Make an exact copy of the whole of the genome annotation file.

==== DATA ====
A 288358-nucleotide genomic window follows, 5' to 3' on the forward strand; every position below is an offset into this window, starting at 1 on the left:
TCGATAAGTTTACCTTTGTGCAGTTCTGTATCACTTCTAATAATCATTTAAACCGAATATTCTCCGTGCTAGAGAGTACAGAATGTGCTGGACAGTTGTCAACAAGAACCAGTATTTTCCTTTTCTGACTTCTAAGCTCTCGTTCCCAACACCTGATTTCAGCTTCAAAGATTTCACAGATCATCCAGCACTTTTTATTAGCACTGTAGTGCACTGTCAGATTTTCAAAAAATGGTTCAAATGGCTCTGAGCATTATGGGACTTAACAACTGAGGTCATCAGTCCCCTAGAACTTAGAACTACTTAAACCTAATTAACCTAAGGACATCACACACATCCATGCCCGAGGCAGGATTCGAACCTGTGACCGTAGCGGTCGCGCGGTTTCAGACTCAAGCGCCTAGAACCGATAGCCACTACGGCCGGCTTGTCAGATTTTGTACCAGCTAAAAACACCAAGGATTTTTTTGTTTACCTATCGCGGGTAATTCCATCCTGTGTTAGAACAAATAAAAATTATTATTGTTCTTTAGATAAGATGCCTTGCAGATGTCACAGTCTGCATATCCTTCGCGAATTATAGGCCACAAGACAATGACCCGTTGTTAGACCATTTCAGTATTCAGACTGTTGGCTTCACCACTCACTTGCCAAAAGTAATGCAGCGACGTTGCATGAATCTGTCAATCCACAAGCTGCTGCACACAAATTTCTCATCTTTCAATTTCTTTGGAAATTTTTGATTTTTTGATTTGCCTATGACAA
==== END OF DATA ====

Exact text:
A 288358-nucleotide genomic window follows, 5' to 3' on the forward strand; every position below is an offset into this window, starting at 1 on the left:
TCGATAAGTTTACCTTTGTGCAGTTCTGTATCACTTCTAATAATCATTTAAACCGAATATTCTCCGTGCTAGAGAGTACAGAATGTGCTGGACAGTTGTCAACAAGAACCAGTATTTTCCTTTTCTGACTTCTAAGCTCTCGTTCCCAACACCTGATTTCAGCTTCAAAGATTTCACAGATCATCCAGCACTTTTTATTAGCACTGTAGTGCACTGTCAGATTTTCAAAAAATGGTTCAAATGGCTCTGAGCATTATGGGACTTAACAACTGAGGTCATCAGTCCCCTAGAACTTAGAACTACTTAAACCTAATTAACCTAAGGACATCACACACATCCATGCCCGAGGCAGGATTCGAACCTGTGACCGTAGCGGTCGCGCGGTTTCAGACTCAAGCGCCTAGAACCGATAGCCACTACGGCCGGCTTGTCAGATTTTGTACCAGCTAAAAACACCAAGGATTTTTTTGTTTACCTATCGCGGGTAATTCCATCCTGTGTTAGAACAAATAAAAATTATTATTGTTCTTTAGATAAGATGCCTTGCAGATGTCACAGTCTGCATATCCTTCGCGAATTATAGGCCACAAGACAATGACCCGTTGTTAGACCATTTCAGTATTCAGACTGTTGGCTTCACCACTCACTTGCCAAAAGTAATGCAGCGACGTTGCATGAATCTGTCAATCCACAAGCTGCTGCACACAAATTTCTCATCTTTCAATTTCTTTGGAAATTTTTGATTTTTTGATTTGCCTATGACAA